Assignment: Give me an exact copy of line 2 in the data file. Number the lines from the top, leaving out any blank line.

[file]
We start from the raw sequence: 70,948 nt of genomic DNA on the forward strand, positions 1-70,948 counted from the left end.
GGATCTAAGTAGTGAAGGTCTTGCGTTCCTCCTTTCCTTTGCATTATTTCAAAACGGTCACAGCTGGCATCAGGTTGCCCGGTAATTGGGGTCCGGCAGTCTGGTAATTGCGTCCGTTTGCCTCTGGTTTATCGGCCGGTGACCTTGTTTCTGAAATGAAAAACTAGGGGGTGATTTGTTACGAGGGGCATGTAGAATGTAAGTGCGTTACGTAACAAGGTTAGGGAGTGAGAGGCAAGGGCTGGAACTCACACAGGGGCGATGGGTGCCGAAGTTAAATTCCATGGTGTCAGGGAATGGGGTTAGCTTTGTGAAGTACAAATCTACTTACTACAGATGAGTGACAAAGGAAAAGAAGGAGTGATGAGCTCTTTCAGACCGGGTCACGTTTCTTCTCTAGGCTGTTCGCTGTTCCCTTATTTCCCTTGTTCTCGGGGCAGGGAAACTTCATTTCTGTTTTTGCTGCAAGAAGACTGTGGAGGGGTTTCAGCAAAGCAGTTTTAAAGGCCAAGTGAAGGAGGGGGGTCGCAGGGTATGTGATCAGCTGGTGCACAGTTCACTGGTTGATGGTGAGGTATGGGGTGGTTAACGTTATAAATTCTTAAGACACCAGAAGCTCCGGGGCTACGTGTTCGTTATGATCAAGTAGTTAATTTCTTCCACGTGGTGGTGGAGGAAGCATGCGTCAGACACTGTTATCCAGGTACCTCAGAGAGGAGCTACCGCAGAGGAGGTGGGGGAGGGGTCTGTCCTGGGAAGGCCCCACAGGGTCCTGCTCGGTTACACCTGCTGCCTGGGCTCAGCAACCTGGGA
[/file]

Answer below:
GGATCTAAGTAGTGAAGGTCTTGCGTTCCTCCTTTCCTTTGCATTATTTCAAAACGGTCACAGCTGGCATCAGGTTGCCCGGTAATTGGGGTCCGGCAGTCTGGTAATTGCGTCCGTTTGCCTCTGGTTTATCGGCCGGTGACCTTGTTTCTGAAATGAAAAACTAGGGGGTGATTTGTTACGAGGGGCATGTAGAATGTAAGTGCGTTACGTAACAAGGTTAGGGAGTGAGAGGCAAGGGCTGGAACTCACACAGGGGCGATGGGTGCCGAAGTTAAATTCCATGGTGTCAGGGAATGGGGTTAGCTTTGTGAAGTACAAATCTACTTACTACAGATGAGTGACAAAGGAAAAGAAGGAGTGATGAGCTCTTTCAGACCGGGTCACGTTTCTTCTCTAGGCTGTTCGCTGTTCCCTTATTTCCCTTGTTCTCGGGGCAGGGAAACTTCATTTCTGTTTTTGCTGCAAGAAGACTGTGGAGGGGTTTCAGCAAAGCAGTTTTAAAGGCCAAGTGAAGGAGGGGGGTCGCAGGGTATGTGATCAGCTGGTGCACAGTTCACTGGTTGATGGTGAGGTATGGGGTGGTTAACGTTATAAATTCTTAAGACACCAGAAGCTCCGGGGCTACGTGTTCGTTATGATCAAGTAGTTAATTTCTTCCACGTGGTGGTGGAGGAAGCATGCGTCAGACACTGTTATCCAGGTACCTCAGAGAGGAGCTACCGCAGAGGAGGTGGGGGAGGGGTCTGTCCTGGGAAGGCCCCACAGGGTCCTGCTCGGTTACACCTGCTGCCTGGGCTCAGCAACCTGGGA